Corporate Law

Indian Federal Structure – Cooperative or Combative?

Shivankar Sukul and Mudit Burad


Analysing the Failing Cooperative Federalism in Fiscal Matters that we are seeing today

When GST was first introduced in India, it was hailed as the embodiment of pooled sovereignty”. The past experiences of Australia and Canada show that the smooth functioning of the GST System is primarily based on the principle of “cooperative federalism”. The centre and states collectively pool their resources and work for common objectives while allowing reasonable  autonomy to each other.

In the present difficult times, there is an increased need for state and central governments to work in tandem for ameliorating the conditions of the citizens. On the contrary, the prevailing circumstances have strained relations between the two. The allegations by CAG against the centre for diverting the GST Compensation Funds, the obstructionist stand of several state governments regarding the recent GST Compensation Shortfall, and the restrictive debt conditions imposed by the union are a few among many exhibits of this adversarial relation. This article seeks to discuss these  incidents which indicate the failing fiscal cooperation between states and the union and discuss the social and constitutional ramifications of the same.

A Brief Introduction to the GST Compensation Fund

Before we delve into the discussion about the issues regarding GST Compensation, it is important to refer to the constitutional framework on which GST Compensation is based. The 101st amendment introduced in 2016, laid down a mechanism for levying nationwide GST. It attempted to subsume all indirect taxes and octroi fees into one single tax. Hence Clause 18 of The 101st Amendment stipulated to provide compensation to states for a loss of their revenue in the subsequent five years i.e. till July 2022. It read as follows.

“Parliament shall, by law, on the recommendation of the Goods and Services Tax Council, provide for compensation to the States for loss of revenue arising on account of implementation of the goods and services tax for a period of five years” 

Interestingly, this is one of those rare provisions where the word “shall” has been used in reference to the parliament. According to an anecdote shared by the then Finance Minister Arun Jaitley, the words “Parliament.. may” are the usual norm. However, in order to assuage the doubts of the states, this is the only instance where the parliament is mandated rather than requested.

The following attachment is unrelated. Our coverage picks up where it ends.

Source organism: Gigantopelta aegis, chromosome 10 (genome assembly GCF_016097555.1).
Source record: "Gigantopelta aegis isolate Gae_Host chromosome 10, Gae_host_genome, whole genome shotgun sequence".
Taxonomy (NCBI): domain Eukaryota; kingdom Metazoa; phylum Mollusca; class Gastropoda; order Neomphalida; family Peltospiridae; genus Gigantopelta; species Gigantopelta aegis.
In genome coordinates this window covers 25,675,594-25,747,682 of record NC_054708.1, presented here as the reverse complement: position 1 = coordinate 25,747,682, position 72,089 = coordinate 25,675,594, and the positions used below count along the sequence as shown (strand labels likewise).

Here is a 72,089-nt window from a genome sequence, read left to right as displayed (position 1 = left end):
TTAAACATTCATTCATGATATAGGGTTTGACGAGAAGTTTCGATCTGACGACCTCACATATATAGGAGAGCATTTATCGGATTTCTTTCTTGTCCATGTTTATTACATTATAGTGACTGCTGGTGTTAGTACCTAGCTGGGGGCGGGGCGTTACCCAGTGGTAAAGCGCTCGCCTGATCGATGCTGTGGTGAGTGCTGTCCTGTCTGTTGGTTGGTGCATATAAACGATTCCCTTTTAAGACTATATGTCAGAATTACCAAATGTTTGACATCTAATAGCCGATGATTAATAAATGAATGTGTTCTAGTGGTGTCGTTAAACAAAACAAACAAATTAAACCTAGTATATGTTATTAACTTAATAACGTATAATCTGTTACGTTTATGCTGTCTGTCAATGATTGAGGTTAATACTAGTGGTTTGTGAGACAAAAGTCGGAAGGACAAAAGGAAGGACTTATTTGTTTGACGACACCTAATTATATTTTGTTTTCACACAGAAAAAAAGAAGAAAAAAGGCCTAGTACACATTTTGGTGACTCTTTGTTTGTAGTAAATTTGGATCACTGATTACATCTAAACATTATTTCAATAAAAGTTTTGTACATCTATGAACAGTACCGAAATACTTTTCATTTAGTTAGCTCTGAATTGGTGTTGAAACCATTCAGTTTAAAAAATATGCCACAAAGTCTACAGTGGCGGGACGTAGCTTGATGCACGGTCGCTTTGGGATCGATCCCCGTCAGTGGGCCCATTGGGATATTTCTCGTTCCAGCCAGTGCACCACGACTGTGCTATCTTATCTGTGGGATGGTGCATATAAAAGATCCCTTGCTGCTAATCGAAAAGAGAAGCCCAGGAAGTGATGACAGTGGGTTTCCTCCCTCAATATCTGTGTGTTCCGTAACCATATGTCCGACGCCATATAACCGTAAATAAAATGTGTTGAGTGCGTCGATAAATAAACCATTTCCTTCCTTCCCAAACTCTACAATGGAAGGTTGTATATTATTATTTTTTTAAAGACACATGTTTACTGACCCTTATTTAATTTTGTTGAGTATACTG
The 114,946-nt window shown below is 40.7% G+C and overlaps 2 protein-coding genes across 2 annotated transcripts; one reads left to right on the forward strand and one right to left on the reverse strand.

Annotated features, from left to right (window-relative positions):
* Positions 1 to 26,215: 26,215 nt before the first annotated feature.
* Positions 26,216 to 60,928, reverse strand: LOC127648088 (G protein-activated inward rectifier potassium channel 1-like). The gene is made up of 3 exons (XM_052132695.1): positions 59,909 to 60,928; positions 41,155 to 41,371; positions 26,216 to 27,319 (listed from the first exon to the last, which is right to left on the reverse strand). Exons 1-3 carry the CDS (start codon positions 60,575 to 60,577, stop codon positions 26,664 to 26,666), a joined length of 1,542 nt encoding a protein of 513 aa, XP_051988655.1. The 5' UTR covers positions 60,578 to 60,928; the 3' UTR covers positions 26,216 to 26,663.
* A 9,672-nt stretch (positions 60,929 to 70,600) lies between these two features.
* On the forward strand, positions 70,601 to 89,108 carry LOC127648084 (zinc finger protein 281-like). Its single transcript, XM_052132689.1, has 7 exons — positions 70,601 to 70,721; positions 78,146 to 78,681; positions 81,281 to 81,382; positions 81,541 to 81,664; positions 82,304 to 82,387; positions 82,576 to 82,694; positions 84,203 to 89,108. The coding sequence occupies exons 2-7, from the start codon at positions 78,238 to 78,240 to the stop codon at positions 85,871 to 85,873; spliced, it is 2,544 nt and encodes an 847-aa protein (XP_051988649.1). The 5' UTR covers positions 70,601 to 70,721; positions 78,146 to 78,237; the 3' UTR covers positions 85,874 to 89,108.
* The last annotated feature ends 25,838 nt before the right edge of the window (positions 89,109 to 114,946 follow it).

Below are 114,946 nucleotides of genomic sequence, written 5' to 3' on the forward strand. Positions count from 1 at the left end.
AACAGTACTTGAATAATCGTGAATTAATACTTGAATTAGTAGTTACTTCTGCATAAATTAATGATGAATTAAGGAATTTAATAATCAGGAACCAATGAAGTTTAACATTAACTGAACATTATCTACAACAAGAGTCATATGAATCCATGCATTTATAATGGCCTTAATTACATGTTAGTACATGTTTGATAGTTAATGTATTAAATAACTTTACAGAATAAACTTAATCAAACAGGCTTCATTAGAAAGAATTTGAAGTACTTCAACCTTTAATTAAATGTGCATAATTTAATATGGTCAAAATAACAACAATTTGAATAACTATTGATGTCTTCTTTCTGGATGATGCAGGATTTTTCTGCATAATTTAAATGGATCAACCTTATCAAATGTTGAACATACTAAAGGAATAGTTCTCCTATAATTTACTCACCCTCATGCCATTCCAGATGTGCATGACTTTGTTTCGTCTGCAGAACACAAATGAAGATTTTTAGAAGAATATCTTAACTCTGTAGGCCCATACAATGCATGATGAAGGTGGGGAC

Stipulations under the GST Compensation Act, 2017

Section 7 of the Act stipulates that the union government shall pay an amount to the tune of difference between the actual revenue collected by the state governments in a financial year and the projected revenue of the state calculated as stipulated under Section 5 of the act. Section 5 lays down that the compensation shall be calculated by assuming the growth of the revenue of the states as 14% and considering the base year to be 2015-16. For Example- If the revenue of the state in the base year (2015-16) was ₹ 100 crore then the projected revenue for the financial year 2019-2020 shall be  100(1 + 114)4=₹ 131.78 crore.

Hence, this act seeks to provide states a certain 14% percentage points growth in the revenue for a period of 5 succeeding years to the implementation of GST. Eg-  If the revenue growth recorded by Uttar Pradesh is 5% in the year 2018 then the remaining 9% shall be paid by the union as compensation.    

The Act also lays down that all the amount collected from levy of cess and surcharges imposed on the products mentioned under Schedule I of the act shall be transferred to the GST Compensation Fund in compliance with Section 10 of the act. The section also stipulated that the compensation to the states shall be paid from the given fund. The section also laid down the formulae for the distribution of the unutilised amount in the said fund. It is provided that the unutilised amount shall be transferred 50% to the consolidated fund of the union and the remaining 50% shall be shared among the states. 

Misappropriation of funds by the Union

The recent CAG report released and tabled in the parliament on 23rd September 2020, flagged the issue of misappropriation of the amount collected under the provisions of cess and surcharges under the

*Figures given in  CAG Report “Accounts of the Union Government” published on 23rd September 2020.